Last week we talked about a number of platform companies that could drive the future of the personal computer. This week we look at PC hardware, and we will talk a bit about some of the unusual products that are already on the market.
Most are built by small companies focused on unique segments, but each, in its own way, is looking towards the future of the PC.
The Automotive PC
How about a full personal computer for your car? Internet connection, e-mail, music, movies, navigation, games and shopping. Think of the fun the kids will have, think of the trouble you can get into, think how cool it would be (at least if you are, like me, really geeky).
Autocom makes a PC just for the car. It has an unusual power supply that lets the PC shut down and start up gracefully while not killing the battery, and it uses a touch-screen to get around the need for a keyboard and mouse. It will do all of the things I mentioned above, assuming you are in range of a hot-spot or wide area network.
The device has a hard drive, so you can put your digital music and pictures on it, and it has a DVD decoder, so you can hook it to a DVD drive and play and record on it. (I don’t know why you would want to record, but just think of the bragging rights.) It certainly makes the stuff MTV’s “Pimp My Ride” does with game systems and simple DVD players look light-weight. (For some reason they refuse to do my car — probably too much of a challenge).
A Computer for Your Pocket
OQO, maker of the hand-held Windows XP computer, has had a great deal of success. Demand has far outstripped supply for what became one of the most exclusive computers in the fourth quarter of last year. The idea of a small, “pocketable” computer that does everything proved popular. Given that this was designed by the same team that did the Apple Titanium notebook, that shouldn’t have been much of a surprise. Sony validated the concept by releasing its U-Series in the U.S., and we now have a viable product category.
In addition, last week Good slapped Research in Motion (maker of the BlackBerry) upside the head (RIM’s stock fell on the related analyst downgrade) by announcing an easy-to-use development platform with some of the most powerful partners in the industry behind it. While the focus was clearly on the PalmOne Treo 650, most of the buzz surrounded some soon-to-be-released products we can’t yet talk about, as well as one product we can: The Samsung i730 addresses the need for a large screen and a small size by using a slide-out keyboard very similar to OQO’s. It even has built-in stereo speakers (take that, iPod). At some point this may be all you’ll need. Or perhaps, with this Good announcement, that point has already arrived.
Nokia has been the most aggressive in addressing the emerging world of technology as fashion statement. The same can be true of personal computers. For laptops, in particular, Alienware provides a near-exclusive look, and one of my all-time favorite notebooks is the Acer Ferrari.
But if you want to look to the future, think Dow Chemical. Yes, Dow, and, no, I didn’t suddenly lose my marbles. Dow has developed a process to make PCs, particularly laptops, look unique. The technology is from their Inclosia division. They can use metals, woods or other materials to make a notebook look like a piece of nautical gear, a purse or anything you might desire. Of course, the hardware OEM has to allow them this opportunity, but getting a PC not to look like a PC is undoubtedly a step into a future that could make for some interesting, and vastly more personal, computers.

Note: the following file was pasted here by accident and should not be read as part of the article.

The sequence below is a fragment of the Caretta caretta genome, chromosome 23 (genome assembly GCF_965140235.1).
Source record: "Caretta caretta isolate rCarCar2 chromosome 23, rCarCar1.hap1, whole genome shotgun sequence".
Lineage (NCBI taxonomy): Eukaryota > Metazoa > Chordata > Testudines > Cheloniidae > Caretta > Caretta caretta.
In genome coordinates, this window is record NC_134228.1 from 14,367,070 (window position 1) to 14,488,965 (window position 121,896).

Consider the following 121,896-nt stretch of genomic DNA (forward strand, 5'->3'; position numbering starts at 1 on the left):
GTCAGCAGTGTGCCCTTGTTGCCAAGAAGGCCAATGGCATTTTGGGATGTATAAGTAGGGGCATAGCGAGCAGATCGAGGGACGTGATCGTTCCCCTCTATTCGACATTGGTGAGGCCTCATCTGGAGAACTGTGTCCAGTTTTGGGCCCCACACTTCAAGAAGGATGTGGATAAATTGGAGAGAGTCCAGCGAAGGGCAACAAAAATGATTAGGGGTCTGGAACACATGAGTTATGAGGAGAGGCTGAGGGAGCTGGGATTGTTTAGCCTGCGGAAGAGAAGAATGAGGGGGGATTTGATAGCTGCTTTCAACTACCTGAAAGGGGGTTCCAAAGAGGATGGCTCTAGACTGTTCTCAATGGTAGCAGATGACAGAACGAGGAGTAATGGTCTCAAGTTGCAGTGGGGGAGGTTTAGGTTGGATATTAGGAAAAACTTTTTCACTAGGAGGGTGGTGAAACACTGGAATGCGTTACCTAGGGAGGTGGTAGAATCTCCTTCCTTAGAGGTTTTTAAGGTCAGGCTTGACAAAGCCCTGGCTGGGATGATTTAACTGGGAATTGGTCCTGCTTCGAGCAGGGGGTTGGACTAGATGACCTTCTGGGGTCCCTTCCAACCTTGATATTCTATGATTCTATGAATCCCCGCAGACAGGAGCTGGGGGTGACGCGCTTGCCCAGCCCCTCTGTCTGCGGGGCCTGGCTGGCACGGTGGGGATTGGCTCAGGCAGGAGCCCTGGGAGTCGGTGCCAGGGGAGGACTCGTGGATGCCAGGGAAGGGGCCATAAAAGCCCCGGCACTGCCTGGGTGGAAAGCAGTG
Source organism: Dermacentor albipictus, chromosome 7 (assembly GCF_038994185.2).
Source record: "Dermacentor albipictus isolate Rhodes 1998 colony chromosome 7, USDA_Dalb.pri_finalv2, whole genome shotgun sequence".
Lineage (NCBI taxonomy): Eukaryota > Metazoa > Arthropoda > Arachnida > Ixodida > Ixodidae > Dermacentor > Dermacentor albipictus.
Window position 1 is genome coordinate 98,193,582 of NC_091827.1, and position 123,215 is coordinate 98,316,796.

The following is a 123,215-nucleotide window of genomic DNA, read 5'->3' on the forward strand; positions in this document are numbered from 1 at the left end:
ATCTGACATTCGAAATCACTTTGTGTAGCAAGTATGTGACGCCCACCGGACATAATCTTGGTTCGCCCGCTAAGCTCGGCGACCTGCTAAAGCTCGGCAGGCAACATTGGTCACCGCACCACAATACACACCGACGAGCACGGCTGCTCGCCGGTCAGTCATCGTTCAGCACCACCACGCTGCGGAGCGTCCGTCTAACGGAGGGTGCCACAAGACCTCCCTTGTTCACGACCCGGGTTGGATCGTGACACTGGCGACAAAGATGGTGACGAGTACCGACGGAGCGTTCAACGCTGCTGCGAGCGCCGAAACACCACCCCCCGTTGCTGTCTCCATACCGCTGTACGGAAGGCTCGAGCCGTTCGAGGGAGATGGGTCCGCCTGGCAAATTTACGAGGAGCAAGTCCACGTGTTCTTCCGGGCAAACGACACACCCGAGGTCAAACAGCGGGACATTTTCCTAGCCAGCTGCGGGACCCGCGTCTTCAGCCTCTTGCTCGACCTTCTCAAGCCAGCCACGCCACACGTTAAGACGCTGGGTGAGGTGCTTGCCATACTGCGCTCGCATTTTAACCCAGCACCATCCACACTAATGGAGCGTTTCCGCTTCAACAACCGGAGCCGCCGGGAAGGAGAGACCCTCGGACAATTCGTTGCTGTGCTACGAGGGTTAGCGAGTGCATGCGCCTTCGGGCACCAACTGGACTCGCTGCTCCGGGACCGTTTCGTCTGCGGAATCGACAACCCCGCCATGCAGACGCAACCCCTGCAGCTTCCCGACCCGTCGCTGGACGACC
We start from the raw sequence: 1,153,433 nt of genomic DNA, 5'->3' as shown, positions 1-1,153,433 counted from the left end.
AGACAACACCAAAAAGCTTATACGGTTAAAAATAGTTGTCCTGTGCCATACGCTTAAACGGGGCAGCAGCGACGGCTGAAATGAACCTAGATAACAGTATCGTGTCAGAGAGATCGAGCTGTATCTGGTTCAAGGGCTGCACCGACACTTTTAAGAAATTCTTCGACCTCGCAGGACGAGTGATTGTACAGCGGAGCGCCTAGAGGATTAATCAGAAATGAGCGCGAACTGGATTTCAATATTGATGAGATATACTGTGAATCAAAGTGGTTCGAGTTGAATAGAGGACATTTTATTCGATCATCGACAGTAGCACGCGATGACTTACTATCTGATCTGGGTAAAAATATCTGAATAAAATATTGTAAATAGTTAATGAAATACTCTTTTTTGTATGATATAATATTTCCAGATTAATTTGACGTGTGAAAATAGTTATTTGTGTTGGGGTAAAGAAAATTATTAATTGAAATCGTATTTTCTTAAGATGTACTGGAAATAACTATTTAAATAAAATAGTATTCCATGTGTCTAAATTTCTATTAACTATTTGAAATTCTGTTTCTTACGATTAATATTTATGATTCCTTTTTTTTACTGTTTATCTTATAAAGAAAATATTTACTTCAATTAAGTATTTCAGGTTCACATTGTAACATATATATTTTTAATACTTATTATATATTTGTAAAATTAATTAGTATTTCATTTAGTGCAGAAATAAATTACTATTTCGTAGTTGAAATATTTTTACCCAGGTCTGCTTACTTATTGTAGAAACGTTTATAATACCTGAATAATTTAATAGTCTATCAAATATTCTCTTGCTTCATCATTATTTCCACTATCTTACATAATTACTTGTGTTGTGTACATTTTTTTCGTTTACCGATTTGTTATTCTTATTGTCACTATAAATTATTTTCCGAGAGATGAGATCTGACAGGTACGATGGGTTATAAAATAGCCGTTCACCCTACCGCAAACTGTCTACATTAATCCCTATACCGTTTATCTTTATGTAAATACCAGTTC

Imitation Is the Sincerest Form…
For those that like the quality feel of an Apple machine but need a Windows computer at an aggressive price, Trigem of Korea has come to the rescue. The LLUON All-In-One is actually a better industrial design then the iMac from the standpoint of ergonomics and weight distribution, and the LLUON Modular is a more complete offering than the Mac mini, though it isn’t as attractive. The Dreamsys All-In-One is a dead ringer for the new Sony V Series. If you had to emulate two companies on industrial design, the short list would be led by Apple and Sony, and it is clear that Trigem has read that short list.
One of their products that I’ve used is the Kloss KL-915a. At $350 for a bare bones system, it is impressive. It is dead quiet, very attractive, and with a fully configured price of around $550, it isn’t very expensive. I haven’t been able to find a negative review, and it is one of the few products that actually looks like a piece of AV equipment.
Attractive products, aggressive prices and a good quality reputation is all fine and good, but what if you want to really push the envelope?
We can’t talk about personalization without talking about a semi-whacked group that I unofficially belong to. These are folks that customize PCs to the extreme. They are called Moders. Some feel the need to update designs from Apple; some create a more military look; and some clearly watched too many Star Wars episodes.
The moders show that size and shape are no longer limitations, and that the industry for some time has had the capability to build PCs that could look like anything. Few, other than Apple, consistently work to challenge the concept that a PC has to look a certain way, and I think may of us would prefer a PC that looked like something else and fit more seamlessly into our homes and offices.
We are clearly entering a time when design is more important, when even companies not known for design (such as Dell; we’ll talk more about this later) are starting to differentiate themselves by it. I was getting really tired of the same old thing, and I can’t help but think this is a good thing.
Rob Enderle, a TechNewsWorld columnist, is the Principal Analyst for the Enderle Group, a consultancy that focuses on personal technology products and trends.